However, months before a general election whose grounds have been prepared by political parties over religious tolerance, or lack of it, people have begun to pick apart the threads from the tangled web of celebrations that Kolkata has traditionally embraced. Of course, in response to the original tweet, the Hindutva right-wing handles turned out in hordes to abuse and chastise the the woman who wrote it. And very soon, Twitter dived into a now-familiar 'I do religion better than you' battle. Last year, several Hindu right-wing handles tried to school Bengalis on the 'right' way to worship Durga—over a newspaper ad—and were immediately smacked down.
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However, months before a general election, whose grounds have been prepared by political parties over religious tolerance, or lack of it, people have begun to pick apart the threads from the tangled web of celebrations that Kolkata has traditionally embraced.
The political rhetoric around the Durga Puja this year was clearly a response to the episodes of violence that West Bengal witnessed earlier this year. Three people were killed in March after clashes over Ram Navami, a first around that particular religious festival in the state. With BJP planning rath yatras at sites of Hindu pilgrimages—like Tarapith and Gangasagar— and making it clear they will go the 'champions of Hindutva' route in Bengal, the Trinamool Congress have also taken to performing religion with more gusto. While the TMC government put up giant billboards across the state with the following catchline—'religion is mine, religion is yours but festivals are for everyone'—they also gave Rs 10,000 to every Durga Puja organiser, costing the state exchequer Rs 28 crore. Before this year, the political class had never felt the need to emphasize that inclusive nature of the Durga Puja festivities at least. In 2013, the TMC government had tried to pay imams a monthly allowance, a move that was challenged by a BJP leader and also rejected by the Calcutta High Court.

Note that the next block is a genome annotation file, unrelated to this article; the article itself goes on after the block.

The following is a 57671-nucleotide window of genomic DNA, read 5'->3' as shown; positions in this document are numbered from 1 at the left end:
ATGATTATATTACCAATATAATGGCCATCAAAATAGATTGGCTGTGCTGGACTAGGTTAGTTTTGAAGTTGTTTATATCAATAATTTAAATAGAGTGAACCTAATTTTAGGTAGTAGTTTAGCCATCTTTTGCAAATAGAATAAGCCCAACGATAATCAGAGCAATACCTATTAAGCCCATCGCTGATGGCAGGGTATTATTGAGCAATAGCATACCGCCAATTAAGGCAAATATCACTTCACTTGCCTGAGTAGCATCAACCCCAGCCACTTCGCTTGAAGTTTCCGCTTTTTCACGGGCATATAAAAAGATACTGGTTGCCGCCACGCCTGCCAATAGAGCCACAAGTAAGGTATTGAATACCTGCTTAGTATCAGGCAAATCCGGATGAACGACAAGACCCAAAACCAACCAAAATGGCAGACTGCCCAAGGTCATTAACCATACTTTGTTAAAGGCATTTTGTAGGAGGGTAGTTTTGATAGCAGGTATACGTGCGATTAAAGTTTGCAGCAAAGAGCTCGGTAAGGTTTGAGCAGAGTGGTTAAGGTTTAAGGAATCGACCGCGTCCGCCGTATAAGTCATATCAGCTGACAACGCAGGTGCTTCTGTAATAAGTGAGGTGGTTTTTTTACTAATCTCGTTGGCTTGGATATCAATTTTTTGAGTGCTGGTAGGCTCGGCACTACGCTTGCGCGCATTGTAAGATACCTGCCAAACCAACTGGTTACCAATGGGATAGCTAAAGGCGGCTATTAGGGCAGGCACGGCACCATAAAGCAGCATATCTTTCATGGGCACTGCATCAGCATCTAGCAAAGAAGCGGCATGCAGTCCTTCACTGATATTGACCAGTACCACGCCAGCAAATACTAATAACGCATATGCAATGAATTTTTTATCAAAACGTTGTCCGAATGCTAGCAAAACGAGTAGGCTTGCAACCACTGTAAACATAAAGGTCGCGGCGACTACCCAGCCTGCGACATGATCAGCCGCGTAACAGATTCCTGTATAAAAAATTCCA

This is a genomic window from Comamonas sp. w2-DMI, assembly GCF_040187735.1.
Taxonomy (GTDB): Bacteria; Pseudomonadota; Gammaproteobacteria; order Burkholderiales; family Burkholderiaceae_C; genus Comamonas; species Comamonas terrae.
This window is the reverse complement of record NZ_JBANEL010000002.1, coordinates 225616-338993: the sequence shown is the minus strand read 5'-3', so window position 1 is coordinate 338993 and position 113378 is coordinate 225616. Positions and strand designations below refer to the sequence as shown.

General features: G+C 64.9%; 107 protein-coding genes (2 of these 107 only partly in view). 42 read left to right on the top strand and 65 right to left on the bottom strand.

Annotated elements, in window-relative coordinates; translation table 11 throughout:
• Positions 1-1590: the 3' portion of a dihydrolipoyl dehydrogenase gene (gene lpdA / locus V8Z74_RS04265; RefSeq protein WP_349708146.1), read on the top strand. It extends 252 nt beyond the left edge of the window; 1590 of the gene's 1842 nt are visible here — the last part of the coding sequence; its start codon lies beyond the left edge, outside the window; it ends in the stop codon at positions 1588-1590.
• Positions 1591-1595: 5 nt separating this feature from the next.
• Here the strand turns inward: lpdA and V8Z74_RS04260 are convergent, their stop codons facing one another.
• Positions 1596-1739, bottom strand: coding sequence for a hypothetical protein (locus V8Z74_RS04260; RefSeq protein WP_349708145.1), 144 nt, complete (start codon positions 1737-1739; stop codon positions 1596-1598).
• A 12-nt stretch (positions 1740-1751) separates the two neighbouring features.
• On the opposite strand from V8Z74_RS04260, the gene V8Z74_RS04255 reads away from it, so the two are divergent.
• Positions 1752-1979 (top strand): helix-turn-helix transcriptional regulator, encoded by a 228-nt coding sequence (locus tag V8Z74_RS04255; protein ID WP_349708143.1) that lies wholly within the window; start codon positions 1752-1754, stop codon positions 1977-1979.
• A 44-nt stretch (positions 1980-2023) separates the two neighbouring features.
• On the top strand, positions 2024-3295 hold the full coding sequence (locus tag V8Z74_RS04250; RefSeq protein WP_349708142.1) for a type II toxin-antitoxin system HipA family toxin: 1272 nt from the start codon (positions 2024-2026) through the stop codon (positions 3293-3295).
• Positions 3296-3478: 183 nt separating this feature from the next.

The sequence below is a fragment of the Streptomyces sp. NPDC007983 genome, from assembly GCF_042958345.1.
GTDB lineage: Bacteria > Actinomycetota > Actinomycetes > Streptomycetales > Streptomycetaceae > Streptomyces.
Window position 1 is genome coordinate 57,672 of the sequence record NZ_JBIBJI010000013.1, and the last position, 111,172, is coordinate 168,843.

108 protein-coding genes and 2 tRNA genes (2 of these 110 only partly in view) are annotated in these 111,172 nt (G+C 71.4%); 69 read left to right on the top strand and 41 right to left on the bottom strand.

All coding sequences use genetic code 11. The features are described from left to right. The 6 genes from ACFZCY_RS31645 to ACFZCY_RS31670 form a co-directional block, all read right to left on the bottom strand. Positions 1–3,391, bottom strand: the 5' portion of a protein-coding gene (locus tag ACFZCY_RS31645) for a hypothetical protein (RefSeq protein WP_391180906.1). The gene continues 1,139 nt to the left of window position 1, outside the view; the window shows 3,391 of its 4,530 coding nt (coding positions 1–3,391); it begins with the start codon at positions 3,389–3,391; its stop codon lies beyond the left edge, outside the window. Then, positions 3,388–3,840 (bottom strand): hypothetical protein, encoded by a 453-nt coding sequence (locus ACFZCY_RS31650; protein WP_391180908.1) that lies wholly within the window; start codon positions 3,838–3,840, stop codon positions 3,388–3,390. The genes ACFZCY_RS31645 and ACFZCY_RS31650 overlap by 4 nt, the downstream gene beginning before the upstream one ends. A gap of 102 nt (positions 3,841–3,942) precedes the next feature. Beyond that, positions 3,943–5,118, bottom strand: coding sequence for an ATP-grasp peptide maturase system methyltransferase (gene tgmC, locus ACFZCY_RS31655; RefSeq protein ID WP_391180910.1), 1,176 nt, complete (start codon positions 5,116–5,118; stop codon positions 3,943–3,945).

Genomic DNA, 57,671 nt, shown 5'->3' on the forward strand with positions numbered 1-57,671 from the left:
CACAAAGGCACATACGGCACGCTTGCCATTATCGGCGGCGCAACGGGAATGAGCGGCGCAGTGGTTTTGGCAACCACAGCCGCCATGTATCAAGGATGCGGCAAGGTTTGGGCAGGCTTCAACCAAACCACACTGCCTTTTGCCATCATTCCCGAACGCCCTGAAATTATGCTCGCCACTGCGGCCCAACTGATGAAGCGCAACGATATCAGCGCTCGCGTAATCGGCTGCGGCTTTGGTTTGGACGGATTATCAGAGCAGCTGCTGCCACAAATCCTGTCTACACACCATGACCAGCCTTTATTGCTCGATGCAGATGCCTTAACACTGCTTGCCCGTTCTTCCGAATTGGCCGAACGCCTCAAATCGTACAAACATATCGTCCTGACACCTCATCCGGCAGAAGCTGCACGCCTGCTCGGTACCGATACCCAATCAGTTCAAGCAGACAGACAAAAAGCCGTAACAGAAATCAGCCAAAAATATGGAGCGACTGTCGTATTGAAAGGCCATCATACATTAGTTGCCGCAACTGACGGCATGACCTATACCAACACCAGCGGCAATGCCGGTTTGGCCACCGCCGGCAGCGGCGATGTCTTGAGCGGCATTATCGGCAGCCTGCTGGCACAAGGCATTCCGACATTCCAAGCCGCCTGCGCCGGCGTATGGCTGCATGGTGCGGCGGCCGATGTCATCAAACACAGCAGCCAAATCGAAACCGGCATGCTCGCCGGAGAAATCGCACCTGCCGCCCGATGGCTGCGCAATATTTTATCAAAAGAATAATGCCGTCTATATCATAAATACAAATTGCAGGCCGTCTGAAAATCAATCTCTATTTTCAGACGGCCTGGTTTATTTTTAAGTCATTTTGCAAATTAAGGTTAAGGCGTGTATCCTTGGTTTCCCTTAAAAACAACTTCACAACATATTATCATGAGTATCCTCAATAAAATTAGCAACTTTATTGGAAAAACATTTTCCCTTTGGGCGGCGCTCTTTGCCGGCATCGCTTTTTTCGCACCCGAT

Before this year, the political class had never felt the need to emphasize that inclusive nature of the Durga Puja festivities at least.
Dyutiman Banerjee, a lawyer who had moved a petition on behalf of one Sourav Gupta against the Durga Puja sop, said that giving Puja organisers Rs 10,000 was against the provisions of the Constitution. However, their petition was dismissed by the Supreme Court. Banerjee added that with the polls nearing and political parties going all out to milk religion for votes, the nature of festivities which thrived on the feeling of community in West Bengal have suffered. "Not only in Bengal, but I think throughout India because of the polls and the current anti-secular situation. Of course, in Bengal, previously nobody celebrated Ram Navami, but now it's turning out to be a big festival where the political parties are marching down the streets with swords," he added.
Anandabazar Patrika reports that this year, in districts close to the Bengal-Assam border, Kali Puja inauguration invites for BJP leaders have sharply declined. Following the NRC chaos in Assam, several Puja organisers have decided to not invite BJP leaders as they fear it would spark a controversy and rile religious sentiments.
A friend commented in jest on a Facebook status I posted referring to Diwali, "Shouldn't you say Kali Pujo instead of Diwali?"
As an election where religion is a weapon of choice looms ahead, festivals have become more 'us' and 'them' than ever before.